Dispatches | September 06, 2008

Bad news this week for author Stephanie Meyer, who had previously distributed a few rough copies of the manuscript of her latest novel, Midnight Sun, and was disappointed to learn that … bum bum BUM!  you guessed it — somebody put one on the Internet.

The novel would have been the last installment of Meyer’s Twilight series, which, as far as I can tell, is basically Wuthering Heights set in the present … with vampires. This week, Meyer said she is too distraught to continue working on the project and that it is shelved indefinitely.

A few years ago, something similar happened to the Dave Matthews Band, who were at the time my favorite band (and who lost a member last month when saxophonist LeRoi Moore died of injuries from an ATV accident). The band was surprised to discover that a whole CD’s worth of new, un-mastered, un-polished material (now lovingly referred to by DMB fans as the Lillywhite Sessions) had dripped down producer Steve Lillywhite’s studio drain and polluted a substantial part of the Napster sewer system. There was no way of cleaning it up, really, so the band went back into the studio, polished the leaked songs, and arranged them onto a new CD, Busted Stuff, which I bought even though I already had the “rough drafts.” 

So what can the Dave Matthews Band teach us about how an author should respond to the viral online distribution of her genre fiction?

First of all, that artists and writers often fail to remember two things: the vast indifference of most consumers, and the insatiable appetite of devoted fans. Right now, there’s a partial draft of Midnight Sun posted on Meyer’s website but let’s be honest, most of us aren’t going to check that out, and not just because it’s full of teen/vampire melodrama (okay, partly because it’s full of teen/vampire melodrama). Even if our interest got piqued by the headlines about the leak and we’re thinking about writing a scholarly paper examining the Brontean influence on modern teen vampire literature (that’s my research paper hands off!), we’ll wait for the indefinitely on-hold book version to drop.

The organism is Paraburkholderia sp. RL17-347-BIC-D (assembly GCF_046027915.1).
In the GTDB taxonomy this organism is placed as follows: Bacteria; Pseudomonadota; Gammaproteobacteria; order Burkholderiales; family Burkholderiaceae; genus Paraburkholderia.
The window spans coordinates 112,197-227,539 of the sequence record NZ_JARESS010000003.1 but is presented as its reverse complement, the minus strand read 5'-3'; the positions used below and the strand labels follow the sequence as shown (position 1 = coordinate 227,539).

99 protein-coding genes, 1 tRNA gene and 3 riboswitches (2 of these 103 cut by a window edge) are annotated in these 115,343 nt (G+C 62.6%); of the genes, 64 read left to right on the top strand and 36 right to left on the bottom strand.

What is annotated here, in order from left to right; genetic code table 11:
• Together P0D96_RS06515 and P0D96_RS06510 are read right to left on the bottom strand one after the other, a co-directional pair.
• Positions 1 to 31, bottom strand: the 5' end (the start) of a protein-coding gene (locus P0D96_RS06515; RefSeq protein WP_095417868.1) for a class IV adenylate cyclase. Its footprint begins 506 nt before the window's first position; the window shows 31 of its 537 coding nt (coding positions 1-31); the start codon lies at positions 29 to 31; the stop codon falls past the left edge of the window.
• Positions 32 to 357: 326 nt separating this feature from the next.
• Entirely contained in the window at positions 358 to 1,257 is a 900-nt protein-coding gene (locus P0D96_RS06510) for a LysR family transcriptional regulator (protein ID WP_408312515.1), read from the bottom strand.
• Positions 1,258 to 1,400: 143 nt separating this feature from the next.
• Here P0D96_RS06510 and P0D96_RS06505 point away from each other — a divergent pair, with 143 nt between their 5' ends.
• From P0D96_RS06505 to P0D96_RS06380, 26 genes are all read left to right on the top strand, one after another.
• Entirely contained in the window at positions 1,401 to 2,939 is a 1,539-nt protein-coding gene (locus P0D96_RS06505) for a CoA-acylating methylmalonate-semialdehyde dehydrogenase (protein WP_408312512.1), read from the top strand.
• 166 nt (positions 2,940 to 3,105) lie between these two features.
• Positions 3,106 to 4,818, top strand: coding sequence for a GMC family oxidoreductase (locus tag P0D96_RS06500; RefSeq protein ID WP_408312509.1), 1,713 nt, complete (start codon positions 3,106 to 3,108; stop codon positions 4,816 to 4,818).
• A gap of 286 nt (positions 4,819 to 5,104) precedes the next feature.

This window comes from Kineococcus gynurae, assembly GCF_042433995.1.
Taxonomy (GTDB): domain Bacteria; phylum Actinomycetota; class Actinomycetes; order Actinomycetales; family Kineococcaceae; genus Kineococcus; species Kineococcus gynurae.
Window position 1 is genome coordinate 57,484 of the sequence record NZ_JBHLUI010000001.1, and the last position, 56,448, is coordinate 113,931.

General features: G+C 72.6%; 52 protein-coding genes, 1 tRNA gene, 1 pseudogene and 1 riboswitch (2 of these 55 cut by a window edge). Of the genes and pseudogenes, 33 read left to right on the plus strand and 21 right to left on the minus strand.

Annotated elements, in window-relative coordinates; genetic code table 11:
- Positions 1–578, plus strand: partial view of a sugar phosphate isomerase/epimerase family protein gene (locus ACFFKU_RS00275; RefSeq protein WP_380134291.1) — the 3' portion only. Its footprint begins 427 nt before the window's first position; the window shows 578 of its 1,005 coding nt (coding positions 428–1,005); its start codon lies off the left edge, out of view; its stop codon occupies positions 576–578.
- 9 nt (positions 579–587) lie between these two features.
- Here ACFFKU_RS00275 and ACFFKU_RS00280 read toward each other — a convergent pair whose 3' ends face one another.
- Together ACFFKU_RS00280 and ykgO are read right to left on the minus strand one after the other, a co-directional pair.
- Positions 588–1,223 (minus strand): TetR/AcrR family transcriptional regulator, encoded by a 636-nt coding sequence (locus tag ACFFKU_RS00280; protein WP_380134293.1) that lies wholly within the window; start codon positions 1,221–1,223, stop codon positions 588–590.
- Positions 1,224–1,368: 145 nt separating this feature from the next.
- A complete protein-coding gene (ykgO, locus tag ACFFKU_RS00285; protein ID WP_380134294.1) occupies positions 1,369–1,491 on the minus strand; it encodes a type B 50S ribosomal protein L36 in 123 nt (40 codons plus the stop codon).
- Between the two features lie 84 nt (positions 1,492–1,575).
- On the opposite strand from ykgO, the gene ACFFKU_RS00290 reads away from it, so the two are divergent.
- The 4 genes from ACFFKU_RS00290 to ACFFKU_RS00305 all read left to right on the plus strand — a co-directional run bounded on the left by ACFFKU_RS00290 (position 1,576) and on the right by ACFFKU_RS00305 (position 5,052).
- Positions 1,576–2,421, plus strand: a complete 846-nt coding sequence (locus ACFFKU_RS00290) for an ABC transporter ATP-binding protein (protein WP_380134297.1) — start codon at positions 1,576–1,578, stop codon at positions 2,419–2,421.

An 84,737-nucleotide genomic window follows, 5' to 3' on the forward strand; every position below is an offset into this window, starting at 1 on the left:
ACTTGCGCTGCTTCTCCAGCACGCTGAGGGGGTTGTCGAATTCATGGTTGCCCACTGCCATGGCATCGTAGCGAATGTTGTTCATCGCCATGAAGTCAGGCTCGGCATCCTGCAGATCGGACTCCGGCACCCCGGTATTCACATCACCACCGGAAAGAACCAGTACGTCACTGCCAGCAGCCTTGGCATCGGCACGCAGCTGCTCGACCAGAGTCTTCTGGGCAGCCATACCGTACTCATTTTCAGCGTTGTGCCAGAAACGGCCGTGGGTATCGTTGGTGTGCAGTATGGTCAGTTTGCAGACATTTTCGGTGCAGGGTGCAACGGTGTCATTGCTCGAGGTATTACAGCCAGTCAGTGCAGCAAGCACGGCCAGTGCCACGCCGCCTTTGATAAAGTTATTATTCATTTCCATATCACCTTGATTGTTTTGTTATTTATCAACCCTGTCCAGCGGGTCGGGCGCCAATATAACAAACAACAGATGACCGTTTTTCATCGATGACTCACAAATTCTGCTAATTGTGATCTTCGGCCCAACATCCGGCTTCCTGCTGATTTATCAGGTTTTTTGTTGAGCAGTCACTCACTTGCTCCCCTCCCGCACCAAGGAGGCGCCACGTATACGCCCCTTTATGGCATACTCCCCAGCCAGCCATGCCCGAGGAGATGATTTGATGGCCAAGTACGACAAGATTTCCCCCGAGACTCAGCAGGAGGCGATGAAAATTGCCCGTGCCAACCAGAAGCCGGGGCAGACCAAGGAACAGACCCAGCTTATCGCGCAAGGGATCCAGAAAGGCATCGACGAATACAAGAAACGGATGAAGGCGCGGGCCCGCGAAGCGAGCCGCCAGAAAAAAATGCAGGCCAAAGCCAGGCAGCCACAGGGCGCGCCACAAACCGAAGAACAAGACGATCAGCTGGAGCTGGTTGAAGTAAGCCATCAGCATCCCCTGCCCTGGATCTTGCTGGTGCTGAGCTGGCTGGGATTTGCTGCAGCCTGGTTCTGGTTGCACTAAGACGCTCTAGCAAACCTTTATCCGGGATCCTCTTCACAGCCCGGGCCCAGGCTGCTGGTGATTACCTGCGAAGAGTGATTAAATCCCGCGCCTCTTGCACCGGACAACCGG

Unless we’re fans.

If that’s the case, we’ve not only already devoured the partial draft, we’re hoping against hope she polishes and edits the thing and gets it out the door to the publisher. We’ll pre-order it. And even though we already know basically what happens and have been sitting on that bootlegged version for months, we’ll shell out for the finished product, too.

My point is that most of an artist’s audience won’t care — or even remember that there was a leaked copy, and nothing will deter fans. If Meyer ever rolls that book out, she’s going to get paid.

And make no mistake, we can easily empathize with Meyer. She’s like a stage director whose star just dashed onstage early, a little confused and without makeup. Precise timing, after all, is as big a part of publishing as it is of theater.  

But as they say in theater, and as the coven of Meyer’s fans seems to agree  and as the surviving members of the Dave Matthews Band (who performed an emotional concert at the Gorge Amphitheatre last week) surely know  the show must go on.